In fact, most Americans care deeply about the civil institutions threatened by this trend, whether families, churches, communities, schools, or any other institution that makes life worth living. Even those who do not seem to care most definitely do care once these institutions fall apart. No one wants to live in a neighborhood with broken marriages, corrupt churches, and failing schools. No one wants to receive their livelihood in a monthly paycheck from Uncle Sam, particularly if that paycheck is accompanied by a set of regulations thicker than your old-fashioned phonebook.

As we wrestle with what it means to be loving neighbors in a world we share in common with people of many religions and many political persuasions, we would do well to think long and hard about the importance of our common bonds of association and our civil institutions. This is a point at which we can appeal to our neighbors for the advancement of our common good in a manner that makes sense to them because it has to do with what it means to be human, and with what it means to be human together. Again, as Knippenburg points out,

Structural pluralism can make an additional pitch to more secular-minded citizens. Consistent with the view that faith and church membership can’t be compelled, structural pluralists have to be neutral toward the kinds of associations human beings form. I can’t claim for my local Christian homeschooling group any status that I’m not willing to extend to my secular homeschooling neighbors, let alone to Jewish day schools, Catholic and other Christian schools, and charter and other public schools. In other words, there is a common ground that Christians can find with their secular fellows …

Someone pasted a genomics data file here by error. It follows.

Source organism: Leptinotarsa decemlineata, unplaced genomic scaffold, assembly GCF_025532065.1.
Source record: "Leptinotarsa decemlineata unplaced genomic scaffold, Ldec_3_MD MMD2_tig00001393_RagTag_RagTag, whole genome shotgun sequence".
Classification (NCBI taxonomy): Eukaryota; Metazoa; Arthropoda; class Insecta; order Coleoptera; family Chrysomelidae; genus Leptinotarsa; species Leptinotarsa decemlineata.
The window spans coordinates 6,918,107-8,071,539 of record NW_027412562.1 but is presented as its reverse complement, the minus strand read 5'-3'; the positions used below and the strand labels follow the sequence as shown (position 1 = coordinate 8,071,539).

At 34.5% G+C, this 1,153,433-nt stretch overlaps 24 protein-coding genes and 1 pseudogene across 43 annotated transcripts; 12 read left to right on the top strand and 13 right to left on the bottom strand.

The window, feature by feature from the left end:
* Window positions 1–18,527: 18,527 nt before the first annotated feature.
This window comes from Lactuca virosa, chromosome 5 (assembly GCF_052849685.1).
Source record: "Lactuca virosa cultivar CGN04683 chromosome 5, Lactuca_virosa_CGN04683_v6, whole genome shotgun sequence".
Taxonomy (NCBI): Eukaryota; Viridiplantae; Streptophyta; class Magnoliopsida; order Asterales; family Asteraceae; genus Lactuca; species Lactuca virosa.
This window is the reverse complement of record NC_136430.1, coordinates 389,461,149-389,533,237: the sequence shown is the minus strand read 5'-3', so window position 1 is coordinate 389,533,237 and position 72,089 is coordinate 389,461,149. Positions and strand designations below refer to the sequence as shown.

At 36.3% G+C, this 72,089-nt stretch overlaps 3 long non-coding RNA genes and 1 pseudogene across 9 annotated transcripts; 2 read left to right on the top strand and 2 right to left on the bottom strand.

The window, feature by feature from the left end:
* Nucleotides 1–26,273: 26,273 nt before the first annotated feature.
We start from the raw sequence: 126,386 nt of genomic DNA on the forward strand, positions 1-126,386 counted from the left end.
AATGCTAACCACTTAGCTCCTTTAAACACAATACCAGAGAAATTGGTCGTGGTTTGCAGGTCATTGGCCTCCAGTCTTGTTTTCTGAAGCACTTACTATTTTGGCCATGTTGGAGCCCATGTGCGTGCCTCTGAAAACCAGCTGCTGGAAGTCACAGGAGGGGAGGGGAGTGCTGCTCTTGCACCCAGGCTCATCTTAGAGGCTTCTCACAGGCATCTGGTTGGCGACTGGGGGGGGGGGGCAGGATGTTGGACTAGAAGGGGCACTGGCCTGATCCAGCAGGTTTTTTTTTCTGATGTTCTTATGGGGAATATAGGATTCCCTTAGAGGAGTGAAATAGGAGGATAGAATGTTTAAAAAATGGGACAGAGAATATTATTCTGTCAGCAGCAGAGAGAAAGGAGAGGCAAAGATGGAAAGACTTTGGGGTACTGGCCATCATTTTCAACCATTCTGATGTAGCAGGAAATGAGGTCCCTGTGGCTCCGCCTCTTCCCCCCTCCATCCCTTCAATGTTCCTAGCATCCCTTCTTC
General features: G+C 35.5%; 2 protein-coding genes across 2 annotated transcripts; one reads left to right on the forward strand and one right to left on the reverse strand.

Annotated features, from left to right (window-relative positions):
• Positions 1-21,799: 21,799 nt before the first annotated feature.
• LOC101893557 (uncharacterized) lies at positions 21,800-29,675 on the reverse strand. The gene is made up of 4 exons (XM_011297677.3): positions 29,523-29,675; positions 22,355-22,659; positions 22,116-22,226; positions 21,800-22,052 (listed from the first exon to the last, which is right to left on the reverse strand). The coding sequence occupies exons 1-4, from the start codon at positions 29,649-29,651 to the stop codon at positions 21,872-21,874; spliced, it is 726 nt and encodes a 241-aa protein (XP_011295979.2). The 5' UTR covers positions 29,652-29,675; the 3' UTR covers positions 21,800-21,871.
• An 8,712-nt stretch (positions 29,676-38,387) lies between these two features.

Of course, to take this approach we have to appreciate our common human solidarity with those among whom we live, whether they are Christians or not. But as far as I can tell, that is precisely what it means to love our neighbors and to promote the welfare of the city in which we live.

Did we need the Enlightenment to see that government should not enforce true religion?

A few days ago the Aquila Report published my article on the place of the Torah in a Christian approach to politics. In that article I tried to show that early on the reformers followed the best in the Christian tradition not only by insisting that Christians are not bound to the political laws of the Torah, but by arguing that the sword should not be used to coerce pagans, heretics, or apostates. It was only later, I suggested, that they changed their views.

Following that article one reader suggested to me that the reformers were actually right to argue that government should enforce true religion, and that it is only the secular Enlightenment that has misled us into abandoning this clearly biblical view. In other words, the Presbyterians and the Reformed were wrong to change their confessions; governments must still “kiss the Son” by using the sword to punish those who teach false religion or conduct false worship.